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Oscars Blunder: Biggest Mistake in Show’s History

Posted by Scott Halstead on 2/27/2017

{Photo Cred: LA Times}

Anyone in the event business can tell you about the all too familiar pit they had in their stomach last night watching Warren Beatty announce the wrong movie for the Oscar best picture win. The movie ‘La La Land’ starring Emma Stone and Ryan Gossling was announced instead of the real winner, ‘Moonlight.’ To say that details matter in those situations is an understatement. One snafu and the whole operation goes haywire. What the heck happened? The presenters were given the wrong envelope by a partner for PricewaterhouseCoopers (PwC) who is the accounting firm charged with counting the ballots and verifying the results. I would imagine someone did not have a very good morning over at PwC today.

The situation was corrected, but not immediately — did anyone notice Oscar producers storming the stage only after the entire cast and crew of ‘La La Land’ were already halfway through their acceptance speeches? The problem was that the two partners from PwC were the only two people in the world to know the winners in advance of the show. Not even the producers were aware a mistake had been made. The correct envelope was finally brought up on stage to reveal the true winners, but unfortunately it was too little too late. The damage was done. And with 32.9 billion viewers, social media was buzzing with discussion surrounding the snafu.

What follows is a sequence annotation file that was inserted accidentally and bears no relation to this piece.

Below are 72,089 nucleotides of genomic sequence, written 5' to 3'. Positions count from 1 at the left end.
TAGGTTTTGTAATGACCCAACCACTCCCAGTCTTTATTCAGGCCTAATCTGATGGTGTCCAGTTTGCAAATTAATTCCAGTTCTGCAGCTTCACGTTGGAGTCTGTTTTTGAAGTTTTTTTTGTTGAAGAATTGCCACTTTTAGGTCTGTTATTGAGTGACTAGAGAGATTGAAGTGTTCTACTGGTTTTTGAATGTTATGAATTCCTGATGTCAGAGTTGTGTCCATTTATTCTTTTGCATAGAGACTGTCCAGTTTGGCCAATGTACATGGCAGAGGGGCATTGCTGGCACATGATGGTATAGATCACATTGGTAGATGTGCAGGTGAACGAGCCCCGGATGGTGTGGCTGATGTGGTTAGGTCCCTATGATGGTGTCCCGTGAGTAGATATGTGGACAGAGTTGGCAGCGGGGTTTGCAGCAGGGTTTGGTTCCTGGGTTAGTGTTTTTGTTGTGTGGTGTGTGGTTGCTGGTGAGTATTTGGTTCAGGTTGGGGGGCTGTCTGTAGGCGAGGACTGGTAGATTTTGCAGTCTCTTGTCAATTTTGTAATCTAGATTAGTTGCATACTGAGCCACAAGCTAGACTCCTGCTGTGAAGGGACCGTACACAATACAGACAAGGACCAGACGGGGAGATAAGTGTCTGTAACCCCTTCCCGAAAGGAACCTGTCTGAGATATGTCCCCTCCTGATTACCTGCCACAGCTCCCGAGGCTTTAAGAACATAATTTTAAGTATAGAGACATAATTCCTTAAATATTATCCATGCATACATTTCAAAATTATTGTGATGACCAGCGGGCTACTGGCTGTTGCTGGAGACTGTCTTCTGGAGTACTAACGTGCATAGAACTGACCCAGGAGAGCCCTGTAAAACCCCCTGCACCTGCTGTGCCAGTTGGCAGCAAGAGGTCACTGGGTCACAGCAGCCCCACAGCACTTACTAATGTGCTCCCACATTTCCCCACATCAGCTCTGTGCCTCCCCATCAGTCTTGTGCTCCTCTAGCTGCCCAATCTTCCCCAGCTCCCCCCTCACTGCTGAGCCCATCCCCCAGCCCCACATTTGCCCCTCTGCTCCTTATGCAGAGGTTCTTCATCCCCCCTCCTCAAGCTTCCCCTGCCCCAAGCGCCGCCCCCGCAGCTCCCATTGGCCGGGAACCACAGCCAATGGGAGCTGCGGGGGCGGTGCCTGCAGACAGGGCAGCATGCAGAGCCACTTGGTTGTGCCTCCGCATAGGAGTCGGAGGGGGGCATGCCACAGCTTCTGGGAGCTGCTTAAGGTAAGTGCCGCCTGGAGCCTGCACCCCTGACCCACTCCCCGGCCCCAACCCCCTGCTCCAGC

The bright side? ‘La La Land,’ the original, yet incorrect winners, were extremely gracious about handing the award over to the cast of Moonlight. When ‘La La Land’s’ producer Jordan Horowitz was advised in front of a live audience of the mishap, he explained, “I’m sorry, there’s a mistake. ‘Moonlight,’ you guys won best picture.” Can you imagine having to hand back over an award you thought you just won, one that you’ve waited your whole life to receive? That’s an exercise in humility.  

So what’s the takeaway? The learning experience from all this? Honestly, as it turns out this was a case of pure human error. And no one is perfect. I can’t imagine that the two partners from PwC didn’t eat, breathe and dream about the winners in the weeks and days leading up to the show. But it really is a true testament to the fact that details really freakin’ matter.  What the audience and consumers see and what happens behind-the-scenes matters, and could be the difference between an event’s success and failure.

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